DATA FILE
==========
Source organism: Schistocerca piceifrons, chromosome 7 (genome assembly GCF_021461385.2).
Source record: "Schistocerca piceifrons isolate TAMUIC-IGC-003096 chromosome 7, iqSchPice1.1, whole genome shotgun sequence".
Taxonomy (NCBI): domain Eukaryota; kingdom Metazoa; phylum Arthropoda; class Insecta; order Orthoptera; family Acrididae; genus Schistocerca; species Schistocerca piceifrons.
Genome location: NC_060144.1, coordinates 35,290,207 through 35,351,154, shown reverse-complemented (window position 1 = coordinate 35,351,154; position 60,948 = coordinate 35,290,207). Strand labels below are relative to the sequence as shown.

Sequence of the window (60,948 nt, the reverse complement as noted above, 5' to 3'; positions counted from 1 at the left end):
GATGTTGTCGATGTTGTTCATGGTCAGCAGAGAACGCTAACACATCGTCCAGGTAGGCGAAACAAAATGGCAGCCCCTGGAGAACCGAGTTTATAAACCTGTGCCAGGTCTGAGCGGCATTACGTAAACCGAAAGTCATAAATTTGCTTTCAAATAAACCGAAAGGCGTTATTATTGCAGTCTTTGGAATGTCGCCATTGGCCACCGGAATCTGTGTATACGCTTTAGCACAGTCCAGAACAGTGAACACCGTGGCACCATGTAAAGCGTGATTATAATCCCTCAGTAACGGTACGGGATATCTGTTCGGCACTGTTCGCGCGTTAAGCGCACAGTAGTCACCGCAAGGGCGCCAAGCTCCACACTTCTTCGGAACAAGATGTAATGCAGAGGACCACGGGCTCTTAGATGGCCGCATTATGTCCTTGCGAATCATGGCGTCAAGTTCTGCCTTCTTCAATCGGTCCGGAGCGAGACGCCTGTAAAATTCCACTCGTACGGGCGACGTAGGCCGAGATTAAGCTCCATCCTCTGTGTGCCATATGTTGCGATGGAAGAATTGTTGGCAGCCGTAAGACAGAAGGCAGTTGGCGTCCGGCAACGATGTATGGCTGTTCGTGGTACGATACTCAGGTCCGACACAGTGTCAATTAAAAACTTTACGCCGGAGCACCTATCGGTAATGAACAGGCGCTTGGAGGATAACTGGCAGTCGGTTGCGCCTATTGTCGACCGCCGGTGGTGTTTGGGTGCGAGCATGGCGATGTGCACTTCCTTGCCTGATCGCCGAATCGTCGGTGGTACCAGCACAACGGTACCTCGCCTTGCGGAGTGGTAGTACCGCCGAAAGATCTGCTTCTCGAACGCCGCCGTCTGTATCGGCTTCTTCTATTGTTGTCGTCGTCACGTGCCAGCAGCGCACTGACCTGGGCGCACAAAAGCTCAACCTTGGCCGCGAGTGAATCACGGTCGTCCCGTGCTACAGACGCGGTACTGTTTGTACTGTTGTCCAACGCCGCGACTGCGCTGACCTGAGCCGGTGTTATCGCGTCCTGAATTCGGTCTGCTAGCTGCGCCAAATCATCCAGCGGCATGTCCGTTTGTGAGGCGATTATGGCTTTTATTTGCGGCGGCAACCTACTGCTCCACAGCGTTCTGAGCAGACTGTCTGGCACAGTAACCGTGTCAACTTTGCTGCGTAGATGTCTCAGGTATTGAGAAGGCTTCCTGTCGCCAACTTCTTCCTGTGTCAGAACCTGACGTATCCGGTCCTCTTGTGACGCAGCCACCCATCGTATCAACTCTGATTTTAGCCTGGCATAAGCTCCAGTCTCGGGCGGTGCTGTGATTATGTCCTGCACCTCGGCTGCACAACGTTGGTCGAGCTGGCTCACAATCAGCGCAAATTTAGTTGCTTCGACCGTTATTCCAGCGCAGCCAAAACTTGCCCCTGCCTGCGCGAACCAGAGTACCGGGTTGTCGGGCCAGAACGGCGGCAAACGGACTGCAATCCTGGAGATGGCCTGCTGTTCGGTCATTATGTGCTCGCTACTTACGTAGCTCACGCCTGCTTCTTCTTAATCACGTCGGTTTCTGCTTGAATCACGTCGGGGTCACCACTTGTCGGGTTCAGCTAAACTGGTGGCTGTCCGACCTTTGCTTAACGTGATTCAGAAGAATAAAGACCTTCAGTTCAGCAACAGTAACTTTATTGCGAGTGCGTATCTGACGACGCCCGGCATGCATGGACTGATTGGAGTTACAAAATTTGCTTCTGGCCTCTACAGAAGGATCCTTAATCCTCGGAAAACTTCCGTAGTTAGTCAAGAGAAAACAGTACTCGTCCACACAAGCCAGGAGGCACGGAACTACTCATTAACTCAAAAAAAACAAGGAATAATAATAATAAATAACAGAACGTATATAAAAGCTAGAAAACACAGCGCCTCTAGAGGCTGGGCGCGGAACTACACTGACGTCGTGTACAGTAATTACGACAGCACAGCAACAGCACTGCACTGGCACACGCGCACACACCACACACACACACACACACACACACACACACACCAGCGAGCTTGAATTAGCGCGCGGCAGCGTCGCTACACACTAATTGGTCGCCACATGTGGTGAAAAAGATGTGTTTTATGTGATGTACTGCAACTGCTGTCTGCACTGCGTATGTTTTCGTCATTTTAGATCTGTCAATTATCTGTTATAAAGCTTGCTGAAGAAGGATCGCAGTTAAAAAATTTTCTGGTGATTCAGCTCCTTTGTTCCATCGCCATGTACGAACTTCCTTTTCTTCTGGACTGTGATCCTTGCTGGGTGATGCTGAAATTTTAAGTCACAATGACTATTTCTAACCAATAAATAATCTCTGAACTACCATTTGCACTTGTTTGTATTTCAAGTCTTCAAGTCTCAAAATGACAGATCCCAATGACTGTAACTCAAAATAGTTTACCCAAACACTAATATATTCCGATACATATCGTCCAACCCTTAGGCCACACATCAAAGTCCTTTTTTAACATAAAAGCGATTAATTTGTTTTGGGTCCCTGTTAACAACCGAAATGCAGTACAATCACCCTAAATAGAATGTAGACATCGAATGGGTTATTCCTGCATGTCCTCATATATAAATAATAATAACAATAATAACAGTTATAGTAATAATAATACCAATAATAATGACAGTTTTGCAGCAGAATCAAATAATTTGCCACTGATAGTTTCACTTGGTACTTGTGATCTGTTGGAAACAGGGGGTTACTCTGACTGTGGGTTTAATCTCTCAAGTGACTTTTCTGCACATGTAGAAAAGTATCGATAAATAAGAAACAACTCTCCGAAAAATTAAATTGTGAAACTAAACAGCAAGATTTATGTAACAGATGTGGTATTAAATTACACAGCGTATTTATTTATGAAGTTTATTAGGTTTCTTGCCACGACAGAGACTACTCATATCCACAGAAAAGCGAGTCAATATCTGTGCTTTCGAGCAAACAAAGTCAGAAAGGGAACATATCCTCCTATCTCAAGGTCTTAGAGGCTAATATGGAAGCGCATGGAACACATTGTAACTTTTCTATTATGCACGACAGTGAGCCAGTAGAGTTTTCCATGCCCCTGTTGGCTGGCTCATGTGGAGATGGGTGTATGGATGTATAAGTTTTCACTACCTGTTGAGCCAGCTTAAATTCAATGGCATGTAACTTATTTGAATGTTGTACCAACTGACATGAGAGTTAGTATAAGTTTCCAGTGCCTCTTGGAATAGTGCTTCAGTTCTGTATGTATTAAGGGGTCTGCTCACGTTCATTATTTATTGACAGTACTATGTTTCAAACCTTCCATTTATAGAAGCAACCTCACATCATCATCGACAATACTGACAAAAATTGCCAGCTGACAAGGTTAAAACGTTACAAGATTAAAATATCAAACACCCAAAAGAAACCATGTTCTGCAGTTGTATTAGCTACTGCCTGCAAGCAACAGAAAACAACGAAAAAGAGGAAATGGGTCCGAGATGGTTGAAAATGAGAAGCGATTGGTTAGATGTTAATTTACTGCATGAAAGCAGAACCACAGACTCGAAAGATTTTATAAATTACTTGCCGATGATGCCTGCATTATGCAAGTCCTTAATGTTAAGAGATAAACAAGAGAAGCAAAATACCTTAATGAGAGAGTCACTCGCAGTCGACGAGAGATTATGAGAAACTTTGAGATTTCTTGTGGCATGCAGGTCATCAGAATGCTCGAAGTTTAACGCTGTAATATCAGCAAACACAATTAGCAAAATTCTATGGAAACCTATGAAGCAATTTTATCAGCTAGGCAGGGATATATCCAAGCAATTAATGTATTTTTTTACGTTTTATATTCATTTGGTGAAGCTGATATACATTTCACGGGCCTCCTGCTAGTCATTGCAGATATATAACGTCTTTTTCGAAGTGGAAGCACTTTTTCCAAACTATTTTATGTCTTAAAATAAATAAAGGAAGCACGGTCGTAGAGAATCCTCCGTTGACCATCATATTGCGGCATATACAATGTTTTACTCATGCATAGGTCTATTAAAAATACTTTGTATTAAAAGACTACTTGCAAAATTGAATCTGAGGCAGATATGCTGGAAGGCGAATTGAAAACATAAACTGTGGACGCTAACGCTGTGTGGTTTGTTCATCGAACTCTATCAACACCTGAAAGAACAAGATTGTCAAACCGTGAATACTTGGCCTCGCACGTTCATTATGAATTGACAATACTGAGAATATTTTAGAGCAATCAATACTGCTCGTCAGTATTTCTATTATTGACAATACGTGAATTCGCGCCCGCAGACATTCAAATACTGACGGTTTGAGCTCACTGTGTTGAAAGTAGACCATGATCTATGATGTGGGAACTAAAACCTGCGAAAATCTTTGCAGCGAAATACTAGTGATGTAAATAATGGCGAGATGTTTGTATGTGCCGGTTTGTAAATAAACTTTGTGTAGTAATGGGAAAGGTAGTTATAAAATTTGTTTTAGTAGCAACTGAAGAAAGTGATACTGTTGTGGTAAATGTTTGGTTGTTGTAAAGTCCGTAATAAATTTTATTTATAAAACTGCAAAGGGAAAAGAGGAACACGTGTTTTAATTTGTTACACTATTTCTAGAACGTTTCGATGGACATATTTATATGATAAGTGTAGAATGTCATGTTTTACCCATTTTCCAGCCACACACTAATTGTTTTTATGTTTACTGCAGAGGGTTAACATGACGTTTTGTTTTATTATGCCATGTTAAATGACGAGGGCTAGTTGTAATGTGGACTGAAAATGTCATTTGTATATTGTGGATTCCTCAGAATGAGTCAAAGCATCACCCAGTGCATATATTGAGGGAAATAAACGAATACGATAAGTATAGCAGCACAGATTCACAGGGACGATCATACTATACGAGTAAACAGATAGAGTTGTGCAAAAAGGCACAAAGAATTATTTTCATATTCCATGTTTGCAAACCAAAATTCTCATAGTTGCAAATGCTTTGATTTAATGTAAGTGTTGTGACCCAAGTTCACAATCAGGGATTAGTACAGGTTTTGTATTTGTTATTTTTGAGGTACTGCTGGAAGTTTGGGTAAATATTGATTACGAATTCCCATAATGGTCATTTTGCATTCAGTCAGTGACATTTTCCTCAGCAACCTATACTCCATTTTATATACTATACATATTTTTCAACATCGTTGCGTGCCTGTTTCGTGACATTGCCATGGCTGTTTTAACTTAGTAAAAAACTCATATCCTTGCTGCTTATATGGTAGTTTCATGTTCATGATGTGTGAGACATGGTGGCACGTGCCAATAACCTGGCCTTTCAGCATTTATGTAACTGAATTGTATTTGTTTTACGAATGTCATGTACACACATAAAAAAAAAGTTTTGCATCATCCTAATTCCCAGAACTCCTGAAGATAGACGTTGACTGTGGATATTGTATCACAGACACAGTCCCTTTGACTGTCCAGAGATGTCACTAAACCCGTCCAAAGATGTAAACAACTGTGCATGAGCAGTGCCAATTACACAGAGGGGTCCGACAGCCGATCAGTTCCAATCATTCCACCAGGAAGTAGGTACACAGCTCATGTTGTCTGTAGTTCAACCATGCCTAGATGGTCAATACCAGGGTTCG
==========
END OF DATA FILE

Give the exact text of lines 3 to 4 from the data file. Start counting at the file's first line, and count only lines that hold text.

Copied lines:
Taxonomy (NCBI): domain Eukaryota; kingdom Metazoa; phylum Arthropoda; class Insecta; order Orthoptera; family Acrididae; genus Schistocerca; species Schistocerca piceifrons.
Genome location: NC_060144.1, coordinates 35,290,207 through 35,351,154, shown reverse-complemented (window position 1 = coordinate 35,351,154; position 60,948 = coordinate 35,290,207). Strand labels below are relative to the sequence as shown.